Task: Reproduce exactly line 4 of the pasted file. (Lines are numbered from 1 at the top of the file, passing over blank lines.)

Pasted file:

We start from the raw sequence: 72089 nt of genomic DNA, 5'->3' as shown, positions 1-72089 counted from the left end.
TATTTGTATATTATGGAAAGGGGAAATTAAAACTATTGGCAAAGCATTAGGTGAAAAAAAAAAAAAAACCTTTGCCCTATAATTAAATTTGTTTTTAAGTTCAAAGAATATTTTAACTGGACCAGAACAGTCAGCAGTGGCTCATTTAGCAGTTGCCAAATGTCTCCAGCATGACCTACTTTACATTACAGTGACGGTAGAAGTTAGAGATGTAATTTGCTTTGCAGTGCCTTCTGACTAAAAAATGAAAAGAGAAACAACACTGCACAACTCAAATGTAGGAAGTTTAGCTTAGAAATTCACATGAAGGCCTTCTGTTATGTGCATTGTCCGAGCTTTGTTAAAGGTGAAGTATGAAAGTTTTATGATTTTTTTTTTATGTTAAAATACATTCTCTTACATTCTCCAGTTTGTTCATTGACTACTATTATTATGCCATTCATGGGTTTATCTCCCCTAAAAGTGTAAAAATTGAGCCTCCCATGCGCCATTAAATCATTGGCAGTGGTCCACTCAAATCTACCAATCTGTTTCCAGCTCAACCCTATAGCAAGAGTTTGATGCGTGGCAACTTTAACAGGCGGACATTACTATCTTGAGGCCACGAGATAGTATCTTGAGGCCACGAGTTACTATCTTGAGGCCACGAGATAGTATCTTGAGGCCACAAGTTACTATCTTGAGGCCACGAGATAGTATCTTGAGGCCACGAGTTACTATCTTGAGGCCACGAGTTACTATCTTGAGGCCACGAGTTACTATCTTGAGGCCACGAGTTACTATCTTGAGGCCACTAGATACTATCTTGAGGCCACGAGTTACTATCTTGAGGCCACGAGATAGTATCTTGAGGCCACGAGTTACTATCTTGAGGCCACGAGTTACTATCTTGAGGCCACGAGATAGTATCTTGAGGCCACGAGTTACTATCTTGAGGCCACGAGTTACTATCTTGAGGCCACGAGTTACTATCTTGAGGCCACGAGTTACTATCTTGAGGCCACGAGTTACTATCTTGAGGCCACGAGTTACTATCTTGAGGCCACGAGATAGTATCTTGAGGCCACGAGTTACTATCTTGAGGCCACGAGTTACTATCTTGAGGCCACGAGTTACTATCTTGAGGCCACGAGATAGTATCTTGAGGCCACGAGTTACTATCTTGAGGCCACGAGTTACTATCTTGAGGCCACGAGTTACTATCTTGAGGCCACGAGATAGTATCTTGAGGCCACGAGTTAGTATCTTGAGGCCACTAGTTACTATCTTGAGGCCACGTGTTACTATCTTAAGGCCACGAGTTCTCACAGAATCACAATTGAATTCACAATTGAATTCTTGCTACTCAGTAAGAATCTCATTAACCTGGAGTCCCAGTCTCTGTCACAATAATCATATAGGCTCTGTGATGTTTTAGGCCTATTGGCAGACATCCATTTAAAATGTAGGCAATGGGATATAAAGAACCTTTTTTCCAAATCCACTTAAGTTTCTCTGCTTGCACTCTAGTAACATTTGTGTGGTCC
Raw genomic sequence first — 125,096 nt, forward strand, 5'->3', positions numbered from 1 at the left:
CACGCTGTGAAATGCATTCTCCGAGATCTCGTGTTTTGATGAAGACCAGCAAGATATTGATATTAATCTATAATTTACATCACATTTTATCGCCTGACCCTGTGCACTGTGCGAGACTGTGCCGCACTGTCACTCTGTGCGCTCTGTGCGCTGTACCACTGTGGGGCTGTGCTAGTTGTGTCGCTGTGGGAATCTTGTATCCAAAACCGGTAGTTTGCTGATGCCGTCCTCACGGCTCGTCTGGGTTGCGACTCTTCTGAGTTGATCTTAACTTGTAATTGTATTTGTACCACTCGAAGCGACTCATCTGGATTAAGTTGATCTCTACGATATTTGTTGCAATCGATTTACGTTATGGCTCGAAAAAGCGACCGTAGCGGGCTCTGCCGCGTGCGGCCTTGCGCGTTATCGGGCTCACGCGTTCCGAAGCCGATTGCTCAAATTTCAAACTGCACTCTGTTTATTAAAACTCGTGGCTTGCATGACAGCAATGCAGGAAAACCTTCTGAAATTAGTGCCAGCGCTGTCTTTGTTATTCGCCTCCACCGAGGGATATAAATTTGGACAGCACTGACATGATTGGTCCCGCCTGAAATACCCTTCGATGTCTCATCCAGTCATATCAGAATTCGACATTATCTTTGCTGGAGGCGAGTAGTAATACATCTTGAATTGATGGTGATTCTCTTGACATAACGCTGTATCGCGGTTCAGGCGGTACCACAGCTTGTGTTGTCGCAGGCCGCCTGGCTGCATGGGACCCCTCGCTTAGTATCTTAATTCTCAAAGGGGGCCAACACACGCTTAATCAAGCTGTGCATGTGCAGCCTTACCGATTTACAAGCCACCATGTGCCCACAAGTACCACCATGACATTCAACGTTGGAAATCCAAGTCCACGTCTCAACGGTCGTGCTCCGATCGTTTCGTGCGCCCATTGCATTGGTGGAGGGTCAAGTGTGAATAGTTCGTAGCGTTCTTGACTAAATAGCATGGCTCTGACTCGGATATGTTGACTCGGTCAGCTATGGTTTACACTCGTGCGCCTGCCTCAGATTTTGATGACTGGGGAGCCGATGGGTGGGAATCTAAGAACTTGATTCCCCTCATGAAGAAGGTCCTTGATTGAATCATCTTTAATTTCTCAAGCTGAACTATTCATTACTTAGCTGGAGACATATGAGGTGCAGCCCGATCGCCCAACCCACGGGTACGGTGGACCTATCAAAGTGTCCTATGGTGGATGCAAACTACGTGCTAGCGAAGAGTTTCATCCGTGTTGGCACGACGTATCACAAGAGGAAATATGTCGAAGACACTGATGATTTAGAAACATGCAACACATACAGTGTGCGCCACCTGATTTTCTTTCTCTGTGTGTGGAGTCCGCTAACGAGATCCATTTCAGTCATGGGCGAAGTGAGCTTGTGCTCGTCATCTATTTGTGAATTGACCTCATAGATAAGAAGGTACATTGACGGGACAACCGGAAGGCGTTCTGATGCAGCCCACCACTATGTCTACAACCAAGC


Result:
CACGCTGTGAAATGCATTCTCCGAGATCTCGTGTTTTGATGAAGACCAGCAAGATATTGATATTAATCTATAATTTACATCACATTTTATCGCCTGACCCTGTGCACTGTGCGAGACTGTGCCGCACTGTCACTCTGTGCGCTCTGTGCGCTGTACCACTGTGGGGCTGTGCTAGTTGTGTCGCTGTGGGAATCTTGTATCCAAAACCGGTAGTTTGCTGATGCCGTCCTCACGGCTCGTCTGGGTTGCGACTCTTCTGAGTTGATCTTAACTTGTAATTGTATTTGTACCACTCGAAGCGACTCATCTGGATTAAGTTGATCTCTACGATATTTGTTGCAATCGATTTACGTTATGGCTCGAAAAAGCGACCGTAGCGGGCTCTGCCGCGTGCGGCCTTGCGCGTTATCGGGCTCACGCGTTCCGAAGCCGATTGCTCAAATTTCAAACTGCACTCTGTTTATTAAAACTCGTGGCTTGCATGACAGCAATGCAGGAAAACCTTCTGAAATTAGTGCCAGCGCTGTCTTTGTTATTCGCCTCCACCGAGGGATATAAATTTGGACAGCACTGACATGATTGGTCCCGCCTGAAATACCCTTCGATGTCTCATCCAGTCATATCAGAATTCGACATTATCTTTGCTGGAGGCGAGTAGTAATACATCTTGAATTGATGGTGATTCTCTTGACATAACGCTGTATCGCGGTTCAGGCGGTACCACAGCTTGTGTTGTCGCAGGCCGCCTGGCTGCATGGGACCCCTCGCTTAGTATCTTAATTCTCAAAGGGGGCCAACACACGCTTAATCAAGCTGTGCATGTGCAGCCTTACCGATTTACAAGCCACCATGTGCCCACAAGTACCACCATGACATTCAACGTTGGAAATCCAAGTCCACGTCTCAACGGTCGTGCTCCGATCGTTTCGTGCGCCCATTGCATTGGTGGAGGGTCAAGTGTGAATAGTTCGTAGCGTTCTTGACTAAATAGCATGGCTCTGACTCGGATATGTTGACTCGGTCAGCTATGGTTTACACTCGTGCGCCTGCCTCAGATTTTGATGACTGGGGAGCCGATGGGTGGGAATCTAAGAACTTGATTCCCCTCATGAAGAAGGTCCTTGATTGAATCATCTTTAATTTCTCAAGCTGAACTATTCATTACTTAGCTGGAGACATATGAGGTGCAGCCCGATCGCCCAACCCACGGGTACGGTGGACCTATCAAAGTGTCCTATGGTGGATGCAAACTACGTGCTAGCGAAGAGTTTCATCCGTGTTGGCACGACGTATCACAAGAGGAAATATGTCGAAGACACTGATGATTTAGAAACATGCAACACATACAGTGTGCGCCACCTGATTTTCTTTCTCTGTGTGTGGAGTCCGCTAACGAGATCCATTTCAGTCATGGGCGAAGTGAGCTTGTGCTCGTCATCTATTTGTGAATTGACCTCATAGATAAGAAGGTACATTGACGGGACAACCGGAAGGCGTTCTGATGCAGCCCACCACTATGTCTACAACCAAGC